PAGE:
In a blow to the industry, the government of South Korea has stuck with its legislative proposal to exclude the cryptocurrency and blockchain industry from being certified as venture firms.
First proposed by South Korea’s Ministry for Small and Medium Enterprises (SMEs) and Startups in August, the revision to the law called for Korea’s domestic blockchain industry, including cryptocurrency exchanges, to be removed from the government’s official classified list of certified venture firms.
As CCN reported at the time, the enactment of the proposal would mean that cryptocurrency startups and exchange platforms will join businesses from the gambling, bar and entertainment industry. Quite simply, the sector would thereby lose tax perks and other financial incentives afforded to domestic startups and small businesses.
Presently, a number of major Korean exchanges – some of the biggest in the world including UPbit and Bithumb – remain certified as venture firms but that recognition is set to expire near the end of the year.
“The measure will discourage the industry as a whole,” lobby groups including the Korea Blockchain Association, Korea Industry Promotion Association and the Korea Blockchain Startup Association warned at the time, voicing their obvious displeasure at the proposed revision to the law.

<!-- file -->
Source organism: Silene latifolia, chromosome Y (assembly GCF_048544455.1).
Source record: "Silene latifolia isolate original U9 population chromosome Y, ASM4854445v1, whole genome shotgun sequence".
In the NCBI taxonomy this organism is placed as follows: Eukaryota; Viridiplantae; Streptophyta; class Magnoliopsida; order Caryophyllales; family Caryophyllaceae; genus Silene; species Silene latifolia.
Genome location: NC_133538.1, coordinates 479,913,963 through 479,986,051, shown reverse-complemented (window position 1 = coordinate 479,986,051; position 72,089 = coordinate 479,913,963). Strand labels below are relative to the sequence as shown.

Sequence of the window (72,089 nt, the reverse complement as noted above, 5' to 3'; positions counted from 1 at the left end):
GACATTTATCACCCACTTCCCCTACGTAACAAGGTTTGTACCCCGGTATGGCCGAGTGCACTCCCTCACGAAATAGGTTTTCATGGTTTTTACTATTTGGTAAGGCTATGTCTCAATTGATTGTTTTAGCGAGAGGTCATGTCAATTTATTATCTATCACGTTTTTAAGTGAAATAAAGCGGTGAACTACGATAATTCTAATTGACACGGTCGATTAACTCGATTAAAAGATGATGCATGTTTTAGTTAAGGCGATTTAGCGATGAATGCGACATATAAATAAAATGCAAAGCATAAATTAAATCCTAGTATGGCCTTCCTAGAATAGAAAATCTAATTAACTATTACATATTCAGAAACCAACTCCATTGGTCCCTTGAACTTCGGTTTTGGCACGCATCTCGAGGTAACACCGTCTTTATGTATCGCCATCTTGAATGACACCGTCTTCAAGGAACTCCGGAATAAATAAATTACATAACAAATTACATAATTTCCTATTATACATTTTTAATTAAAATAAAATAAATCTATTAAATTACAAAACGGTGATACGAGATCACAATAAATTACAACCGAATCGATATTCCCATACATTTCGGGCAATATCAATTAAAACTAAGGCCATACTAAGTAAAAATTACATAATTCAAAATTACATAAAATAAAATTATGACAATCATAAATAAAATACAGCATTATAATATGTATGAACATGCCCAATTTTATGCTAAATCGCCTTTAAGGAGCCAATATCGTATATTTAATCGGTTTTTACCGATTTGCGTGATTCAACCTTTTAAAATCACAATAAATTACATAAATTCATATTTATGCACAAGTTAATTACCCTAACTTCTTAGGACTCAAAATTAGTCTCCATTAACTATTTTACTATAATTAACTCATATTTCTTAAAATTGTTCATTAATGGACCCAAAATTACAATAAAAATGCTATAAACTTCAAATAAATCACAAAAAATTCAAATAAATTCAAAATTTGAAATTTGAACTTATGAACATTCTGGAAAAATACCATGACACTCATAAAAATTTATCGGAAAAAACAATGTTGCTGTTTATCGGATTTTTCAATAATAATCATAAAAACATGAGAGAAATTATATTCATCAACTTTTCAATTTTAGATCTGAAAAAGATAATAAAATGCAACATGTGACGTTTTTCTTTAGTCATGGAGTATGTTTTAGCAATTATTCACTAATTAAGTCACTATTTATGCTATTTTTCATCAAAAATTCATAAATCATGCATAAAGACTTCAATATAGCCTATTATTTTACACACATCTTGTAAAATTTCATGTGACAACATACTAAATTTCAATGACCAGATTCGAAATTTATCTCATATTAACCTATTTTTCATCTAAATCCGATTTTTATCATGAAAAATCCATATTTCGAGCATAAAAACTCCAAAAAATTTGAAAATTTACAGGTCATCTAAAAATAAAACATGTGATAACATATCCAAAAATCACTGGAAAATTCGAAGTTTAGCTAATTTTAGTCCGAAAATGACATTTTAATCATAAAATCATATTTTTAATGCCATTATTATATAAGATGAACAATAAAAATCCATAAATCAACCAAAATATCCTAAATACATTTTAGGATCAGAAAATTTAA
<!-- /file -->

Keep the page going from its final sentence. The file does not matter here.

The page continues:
As reported by Business Korea this week, the South Korean government has agreed upon the proposal with its legislation in the National Assembly.
The policy, according to the report, will see cryptocurrency exchanges face the burden of their corporate and income taxes doubling while they will no longer benefit from a 75% cut in acquisition taxes. Further, cryptocurrency exchanges will no longer have any privileges such as credit guarantees.
“Under the new government policy, cryptocurrency exchanges that will be newly set up this month or later cannot be certified as venture firms,” the report added, painting a bleak forecast for new startups entering the space.
The lack of tax benefits is certain to discourage research and development within the industry which could seek to move their base of operations to friendlier jurisdictions abroad.
For instance, Korean exchange Upbit made a notable expansion to Singapore in its first international foray earlier this year with operations to commence this month.
Launched a year ago by Dunamu, an affiliate of Korea’s largest messaging platform Kakao, with support for over 100 cryptocurrencies at launch, chief executive Sigroo Lee had a telling explanation for the company’s expansion beyond South Korea.
Speaking less than a month ago, he stated:
“We felt the timing was right to expand globally despite various uncertainties surrounding the Korean market.”
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